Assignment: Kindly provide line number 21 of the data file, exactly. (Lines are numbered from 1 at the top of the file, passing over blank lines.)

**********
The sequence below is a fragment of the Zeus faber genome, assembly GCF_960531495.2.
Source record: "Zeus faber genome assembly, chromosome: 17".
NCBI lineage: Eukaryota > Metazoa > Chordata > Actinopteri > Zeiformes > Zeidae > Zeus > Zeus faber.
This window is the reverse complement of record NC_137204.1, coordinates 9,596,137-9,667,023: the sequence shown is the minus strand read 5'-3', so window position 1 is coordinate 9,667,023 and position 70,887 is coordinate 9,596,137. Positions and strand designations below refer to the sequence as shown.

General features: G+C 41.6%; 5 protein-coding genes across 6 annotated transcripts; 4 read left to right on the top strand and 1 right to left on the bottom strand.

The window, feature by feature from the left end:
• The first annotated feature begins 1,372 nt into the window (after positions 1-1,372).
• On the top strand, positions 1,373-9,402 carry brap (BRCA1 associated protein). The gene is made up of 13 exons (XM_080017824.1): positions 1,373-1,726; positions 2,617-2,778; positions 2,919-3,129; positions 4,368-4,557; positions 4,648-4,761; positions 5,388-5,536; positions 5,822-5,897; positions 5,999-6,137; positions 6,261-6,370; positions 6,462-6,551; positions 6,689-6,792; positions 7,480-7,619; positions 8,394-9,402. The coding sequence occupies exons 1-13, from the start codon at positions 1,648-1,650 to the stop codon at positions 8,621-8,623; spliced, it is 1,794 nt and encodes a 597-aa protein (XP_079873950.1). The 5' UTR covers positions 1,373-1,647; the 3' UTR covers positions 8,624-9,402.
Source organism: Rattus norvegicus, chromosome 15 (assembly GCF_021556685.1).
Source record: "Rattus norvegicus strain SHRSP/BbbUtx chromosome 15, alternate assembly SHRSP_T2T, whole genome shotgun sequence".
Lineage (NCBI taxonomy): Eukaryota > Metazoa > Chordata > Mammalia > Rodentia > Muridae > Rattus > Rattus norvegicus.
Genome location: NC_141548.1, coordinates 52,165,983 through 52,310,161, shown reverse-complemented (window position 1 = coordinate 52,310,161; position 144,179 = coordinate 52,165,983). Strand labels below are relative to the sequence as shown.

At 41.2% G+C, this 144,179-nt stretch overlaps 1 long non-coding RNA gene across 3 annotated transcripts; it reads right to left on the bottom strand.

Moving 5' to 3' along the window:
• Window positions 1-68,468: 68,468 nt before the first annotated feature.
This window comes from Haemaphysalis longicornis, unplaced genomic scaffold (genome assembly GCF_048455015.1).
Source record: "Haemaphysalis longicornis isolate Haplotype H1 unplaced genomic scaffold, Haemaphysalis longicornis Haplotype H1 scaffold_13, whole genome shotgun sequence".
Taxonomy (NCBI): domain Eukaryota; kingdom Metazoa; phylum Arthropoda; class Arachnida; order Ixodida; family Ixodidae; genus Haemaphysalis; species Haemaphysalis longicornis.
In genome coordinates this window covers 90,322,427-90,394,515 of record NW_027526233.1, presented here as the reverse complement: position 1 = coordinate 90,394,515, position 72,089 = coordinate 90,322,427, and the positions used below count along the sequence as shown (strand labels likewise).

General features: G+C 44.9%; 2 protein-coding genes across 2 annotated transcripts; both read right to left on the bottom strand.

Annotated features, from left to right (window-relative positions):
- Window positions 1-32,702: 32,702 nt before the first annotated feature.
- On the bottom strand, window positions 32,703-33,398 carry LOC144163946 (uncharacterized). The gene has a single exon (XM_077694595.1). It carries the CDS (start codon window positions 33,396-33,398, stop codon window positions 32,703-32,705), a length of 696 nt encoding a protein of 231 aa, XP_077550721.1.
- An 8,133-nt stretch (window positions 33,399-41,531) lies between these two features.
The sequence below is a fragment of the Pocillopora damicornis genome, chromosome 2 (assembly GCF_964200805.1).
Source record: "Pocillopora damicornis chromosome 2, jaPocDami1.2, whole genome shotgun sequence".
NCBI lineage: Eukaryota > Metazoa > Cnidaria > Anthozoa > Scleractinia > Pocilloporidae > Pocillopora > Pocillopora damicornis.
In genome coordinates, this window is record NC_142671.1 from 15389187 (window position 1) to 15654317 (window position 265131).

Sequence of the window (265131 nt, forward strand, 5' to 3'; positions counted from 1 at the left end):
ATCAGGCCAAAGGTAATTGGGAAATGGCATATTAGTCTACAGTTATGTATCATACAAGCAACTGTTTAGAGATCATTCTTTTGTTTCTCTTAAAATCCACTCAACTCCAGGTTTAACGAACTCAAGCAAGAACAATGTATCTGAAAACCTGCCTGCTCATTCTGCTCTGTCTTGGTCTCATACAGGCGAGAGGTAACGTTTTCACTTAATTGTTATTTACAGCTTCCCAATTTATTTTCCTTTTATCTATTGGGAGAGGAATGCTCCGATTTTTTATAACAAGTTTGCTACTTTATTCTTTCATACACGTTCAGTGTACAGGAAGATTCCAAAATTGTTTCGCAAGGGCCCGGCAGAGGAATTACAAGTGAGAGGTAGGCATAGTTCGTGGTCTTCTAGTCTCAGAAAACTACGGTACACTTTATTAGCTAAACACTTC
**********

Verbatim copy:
Annotated features, from left to right (window-relative positions):